How to Provide Humidity for Orchids
Insufficient humidity can stunt an orchid’s growth and, in severe cases, it can cause brown tips on leaves. It can also contribute to orchid buds falling off (known as bud blast), leaves wrinkling, and drying of the sheaths (the tubelike structures that surround the developing flower buds), which can result in twisted or malformed flowers.
During the winter, homes, especially those in cold climates with forced-air heating systems, usually have a relative humidity of about 15 percent. Because this is the average humidity found in most desert areas, you have to do something to raise the humidity to at least 50 percent — a level that will make orchids happy.
High humidity levels that would be no problem in a greenhouse will peel the paint, plaster, and wallpaper off the walls of your house. Assuming that’s not the look you’re going for, you can take several steps to get to the desirable humidity range without causing damage to your house.
If you can, put your orchids in a naturally damp area, like the basement.
Wherever you put your orchids, use a room humidifier. An evaporative-pad humidifier is usually better than a mist humidifier, because, unlike a mist humidifier, it doesn’t leave your orchids with a white film (from the minerals in the water being deposited on the leaves).
To further increase the humidity level, you can try growing the plants on top of a waterproof tray filled with pebbles. Add water to the tray so that the level is just below the surface of the pebbles, then put the plants on top of this bed of damp gravel. The problem with this system is that the pots, especially the heavy clay ones, frequently sink into the pebbles, resulting in the media in the pots getting soggy and, after repeated waterings, the pebbles becoming clogged with algae and being a repository for insects and various disease organisms.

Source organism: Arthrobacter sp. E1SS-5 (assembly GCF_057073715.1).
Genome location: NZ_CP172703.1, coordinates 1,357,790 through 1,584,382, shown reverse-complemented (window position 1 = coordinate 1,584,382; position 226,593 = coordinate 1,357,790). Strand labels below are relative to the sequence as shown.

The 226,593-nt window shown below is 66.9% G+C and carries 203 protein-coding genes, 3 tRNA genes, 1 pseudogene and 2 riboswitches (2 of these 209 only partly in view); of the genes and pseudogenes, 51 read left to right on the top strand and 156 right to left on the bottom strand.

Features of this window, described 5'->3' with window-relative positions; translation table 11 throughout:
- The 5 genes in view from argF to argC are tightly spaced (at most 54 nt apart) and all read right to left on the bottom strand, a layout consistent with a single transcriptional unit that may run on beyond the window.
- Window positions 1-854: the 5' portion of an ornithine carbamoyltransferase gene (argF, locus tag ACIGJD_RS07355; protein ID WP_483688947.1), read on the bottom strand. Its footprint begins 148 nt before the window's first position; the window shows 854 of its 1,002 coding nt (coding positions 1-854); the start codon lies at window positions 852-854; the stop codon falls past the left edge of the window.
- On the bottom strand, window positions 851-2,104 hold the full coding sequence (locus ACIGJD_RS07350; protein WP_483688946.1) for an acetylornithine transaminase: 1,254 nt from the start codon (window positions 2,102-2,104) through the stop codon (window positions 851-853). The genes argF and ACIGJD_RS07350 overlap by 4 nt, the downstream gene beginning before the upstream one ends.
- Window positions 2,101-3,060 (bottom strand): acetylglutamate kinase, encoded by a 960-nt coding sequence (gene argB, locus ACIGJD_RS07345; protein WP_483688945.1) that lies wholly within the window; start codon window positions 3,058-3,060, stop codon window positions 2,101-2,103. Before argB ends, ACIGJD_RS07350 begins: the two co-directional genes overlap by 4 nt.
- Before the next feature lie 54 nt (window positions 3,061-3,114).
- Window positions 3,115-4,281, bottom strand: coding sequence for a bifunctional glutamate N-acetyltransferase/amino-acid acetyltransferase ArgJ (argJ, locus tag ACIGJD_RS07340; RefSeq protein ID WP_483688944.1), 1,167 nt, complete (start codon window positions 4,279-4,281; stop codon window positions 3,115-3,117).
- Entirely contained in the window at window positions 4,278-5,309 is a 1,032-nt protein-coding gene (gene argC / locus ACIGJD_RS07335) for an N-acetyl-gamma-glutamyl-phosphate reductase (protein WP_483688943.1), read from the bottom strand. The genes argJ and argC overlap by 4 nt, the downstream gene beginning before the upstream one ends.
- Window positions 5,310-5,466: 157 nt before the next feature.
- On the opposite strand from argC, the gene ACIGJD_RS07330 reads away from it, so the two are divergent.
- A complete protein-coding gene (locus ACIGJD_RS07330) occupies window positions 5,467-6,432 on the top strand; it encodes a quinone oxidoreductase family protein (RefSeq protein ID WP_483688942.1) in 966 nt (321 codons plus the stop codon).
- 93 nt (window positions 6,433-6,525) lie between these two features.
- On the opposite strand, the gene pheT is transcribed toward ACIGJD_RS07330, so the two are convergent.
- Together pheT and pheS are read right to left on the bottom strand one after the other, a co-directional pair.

The best approach is to add sections of egg-crate louvers (sold in home-supply stores for diffusing fluorescent lights) to the trays). You can cut this material with a hacksaw to whatever size you need. It’s rigid so it will support the plants above the water, and the water is more exposed to air, so more humidity results. The grating is simple to clean — just remove and spray it with warm water. To prevent algae or disease buildup, you can add a disinfectant like Physan to the water in the trays.
Misting is another way to increase humidity. This works okay, but to be effective, you need to do it several times a day, because the water usually evaporates very quickly. A problem with misting is that, if your water source is mineral-laden, your orchid’s leaves may become encrusted in white — not only is this unsightly, but it keeps light from penetrating to the leaves. Use distilled water, if you can. A benefit to misting is that it can clean the dust from the leaves.